Find a curb with at least six feet of uninterrupted expanse. Stand straight and raise your arms out to your sides forming a ‘T” shape with your body and walk your local “balance beam.” Do this for three minutes.
Picture it: The cool wind refreshingly invigorates soul as you ride into the sunset. All right, maybe we’ve gone too far. But cycling is a great way to enjoy nearby bike paths, explore areas you’ve yet to discover and possibly spot some wildlife along the way. Or simply ride a the pathways at your local park. Whether you have your own bike or rent one from a local bike shop, you can enjoy the numerous benefits. Cycling raises your heart rate and tones your legs, stomach and buttocks as you cycle. And meanwhile, your arms, chest, shoulders and back are worked simply by stabilizing your body while you ride.
Walking: A Good Exercise
Many people don’t see the benefit of simply walking since it comes naturally to most. If you can cross the room without thinking, then how can you justify it as exercise? Okay — a few steps to the fridge or the front door doesn’t quite cut it, but walking is a true exercise that builds aerobic fitness. It’s one of the best low-impact and free exercises around.
If you’re just starting a routine, aim for a 10-minute walk 3-5 days a week. This attainable goal will help strengthen your muscles and get your heart rate up. Walking releases pressure from your joints — and as you gain strength, aim for longer walks and with increased speed.
BACKYARD EXERCISE IDEAS
Keep it local! Here we have a few ideas you can do in your own backyard or driveway.
Soft Shoe Shuffle
This is a good one for the backyard — all you need is a little space. Stand with your feet hip distance apart with your elbows bent and hands at your ribs. Then starting with your right foot, take three large steps to the right and slide your left foot to meet your right. Bend your knees, jump up and pivot to the other side and repeat this motion on your left side. Alternate sides for one minute each.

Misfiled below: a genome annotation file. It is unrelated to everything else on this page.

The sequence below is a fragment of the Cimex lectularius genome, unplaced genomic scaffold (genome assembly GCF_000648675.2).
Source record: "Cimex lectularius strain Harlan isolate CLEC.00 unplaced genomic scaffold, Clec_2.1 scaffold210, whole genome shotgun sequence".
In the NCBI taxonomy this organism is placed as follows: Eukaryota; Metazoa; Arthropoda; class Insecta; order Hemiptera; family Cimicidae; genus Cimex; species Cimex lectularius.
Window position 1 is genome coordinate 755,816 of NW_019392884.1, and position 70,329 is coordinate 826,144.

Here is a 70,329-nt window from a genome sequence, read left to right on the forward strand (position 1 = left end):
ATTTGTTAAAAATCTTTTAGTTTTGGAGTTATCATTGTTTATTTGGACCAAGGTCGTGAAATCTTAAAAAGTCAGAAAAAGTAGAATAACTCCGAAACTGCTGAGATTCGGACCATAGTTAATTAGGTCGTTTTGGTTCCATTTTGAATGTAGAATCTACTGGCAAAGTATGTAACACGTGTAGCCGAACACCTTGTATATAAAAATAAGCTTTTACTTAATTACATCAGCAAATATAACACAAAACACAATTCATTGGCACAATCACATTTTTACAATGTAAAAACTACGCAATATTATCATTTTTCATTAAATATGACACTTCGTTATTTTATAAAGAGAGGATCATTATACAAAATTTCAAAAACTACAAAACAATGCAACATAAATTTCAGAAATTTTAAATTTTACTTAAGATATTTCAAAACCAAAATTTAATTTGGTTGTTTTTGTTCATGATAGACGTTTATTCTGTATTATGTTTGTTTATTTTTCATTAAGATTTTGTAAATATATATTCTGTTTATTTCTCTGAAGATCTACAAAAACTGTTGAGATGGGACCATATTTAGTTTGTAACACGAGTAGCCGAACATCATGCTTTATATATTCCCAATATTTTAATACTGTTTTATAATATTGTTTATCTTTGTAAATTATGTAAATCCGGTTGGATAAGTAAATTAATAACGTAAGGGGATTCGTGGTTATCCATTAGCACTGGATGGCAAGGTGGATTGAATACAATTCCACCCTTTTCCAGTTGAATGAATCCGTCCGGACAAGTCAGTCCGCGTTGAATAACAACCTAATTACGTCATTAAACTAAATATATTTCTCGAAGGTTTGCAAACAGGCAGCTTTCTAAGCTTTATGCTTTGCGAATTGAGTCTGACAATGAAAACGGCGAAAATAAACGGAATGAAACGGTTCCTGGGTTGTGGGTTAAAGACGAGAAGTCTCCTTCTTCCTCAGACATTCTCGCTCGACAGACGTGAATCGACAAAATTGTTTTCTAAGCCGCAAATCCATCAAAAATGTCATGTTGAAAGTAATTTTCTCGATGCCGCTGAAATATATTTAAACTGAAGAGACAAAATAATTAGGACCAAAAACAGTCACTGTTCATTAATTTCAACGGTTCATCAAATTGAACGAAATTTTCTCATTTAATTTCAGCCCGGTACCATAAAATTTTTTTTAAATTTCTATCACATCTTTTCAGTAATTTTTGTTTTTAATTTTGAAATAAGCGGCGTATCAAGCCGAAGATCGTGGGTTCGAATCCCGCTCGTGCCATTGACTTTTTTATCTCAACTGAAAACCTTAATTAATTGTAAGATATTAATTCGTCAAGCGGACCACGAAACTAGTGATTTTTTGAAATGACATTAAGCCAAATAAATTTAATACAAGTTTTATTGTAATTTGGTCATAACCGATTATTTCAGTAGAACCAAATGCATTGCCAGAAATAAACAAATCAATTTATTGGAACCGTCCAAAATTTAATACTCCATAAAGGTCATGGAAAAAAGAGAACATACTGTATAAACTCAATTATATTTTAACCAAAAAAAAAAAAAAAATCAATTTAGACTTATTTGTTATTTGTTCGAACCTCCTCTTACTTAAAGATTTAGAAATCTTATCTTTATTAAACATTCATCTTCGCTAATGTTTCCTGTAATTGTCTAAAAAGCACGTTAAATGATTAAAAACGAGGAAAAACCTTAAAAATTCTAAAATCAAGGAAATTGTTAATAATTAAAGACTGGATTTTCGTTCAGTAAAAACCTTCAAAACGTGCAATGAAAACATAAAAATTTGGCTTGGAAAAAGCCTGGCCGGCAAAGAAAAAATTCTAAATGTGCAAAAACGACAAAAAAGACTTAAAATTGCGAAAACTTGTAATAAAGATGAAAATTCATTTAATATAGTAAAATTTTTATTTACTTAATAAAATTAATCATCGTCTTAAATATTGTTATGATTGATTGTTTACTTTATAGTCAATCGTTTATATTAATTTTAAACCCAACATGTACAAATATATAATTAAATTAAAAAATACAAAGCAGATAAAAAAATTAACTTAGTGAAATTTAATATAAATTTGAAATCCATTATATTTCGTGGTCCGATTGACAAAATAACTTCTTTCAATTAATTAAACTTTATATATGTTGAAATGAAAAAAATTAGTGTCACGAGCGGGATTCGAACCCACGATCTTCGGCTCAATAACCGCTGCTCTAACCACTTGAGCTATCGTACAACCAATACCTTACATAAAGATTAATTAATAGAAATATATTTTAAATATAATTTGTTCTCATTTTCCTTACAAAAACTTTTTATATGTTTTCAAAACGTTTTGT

Good old fashioned jumping jacks get the heart pumping and work the calves, shoulders and core, too. Have fun with these and aim to do 25.
Have a basketball hoop? Shooting free throws is a great way to get the heart pumping — especially if you’re new at it. Okay, aside from chasing a ball after a bad shot, free throws works the shoulders, arms, chest and back muscles. Bring a friend and play a good old-fashioned game of Horse or perfect your trajectory on your own. Keep it up and you’ll be hustling the young players in no time. If you don’t have a hoop, check your local park.
Water offers more resistance than air, so it pushes your muscles to work harder without much impact. It’s also a versatile place to work your entire body to build muscle, burn fat and strengthen your cardiovascular system. Start by simply walking in the shallow end. You’ll feel the resistance in your legs and core. Or try the basic move when just learning to swim — holding on to the edge and kick. This is a great aerobic move.
If you’re confident with your balance, consider rollerblading. Gliding, as opposed to repeatedly hitting the pavement like with jogging, reduces the stress on your hips and knees. But please, don’t forget your helmet, wrist guards, and knee pads.
Last but certainly not least, never discount the exercise (and joy) you get from playing with your pet. A trip to the park, the backyard or around the neighborhood with your furry friend will make your joints happy. Playing fetch or going for daily walks is a great way to improve your physical health while reducing stress and lowering your heart rate. If you don’t have a dog to get outside with, offer to walk a friend or neighbor’s dog.
We don’t need to remind you that exercise is a healthy habit. It helps prevents excess weight that can put pressure on your joints — plus, it strengthens muscles, helping joints feel stronger. Daily exercise allows you to continue enjoying an active lifestyle, because as we always say, you were Made to Move. Nurture your body with low-impact activities and round out your routine with help from Osteo Bi-Flex® and get outside!*